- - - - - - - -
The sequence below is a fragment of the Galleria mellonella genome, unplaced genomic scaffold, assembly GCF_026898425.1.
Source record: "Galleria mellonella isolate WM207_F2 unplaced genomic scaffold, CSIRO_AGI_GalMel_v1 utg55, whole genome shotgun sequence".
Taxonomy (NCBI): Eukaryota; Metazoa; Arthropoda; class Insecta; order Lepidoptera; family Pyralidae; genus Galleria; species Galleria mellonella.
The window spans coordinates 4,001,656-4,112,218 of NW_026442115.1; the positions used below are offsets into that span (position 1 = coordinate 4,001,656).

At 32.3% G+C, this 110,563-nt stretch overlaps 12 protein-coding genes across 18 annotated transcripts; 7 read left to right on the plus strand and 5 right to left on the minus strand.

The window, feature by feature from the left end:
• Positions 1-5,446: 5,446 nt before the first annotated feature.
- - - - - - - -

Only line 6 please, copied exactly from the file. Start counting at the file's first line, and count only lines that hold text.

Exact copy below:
The window, feature by feature from the left end: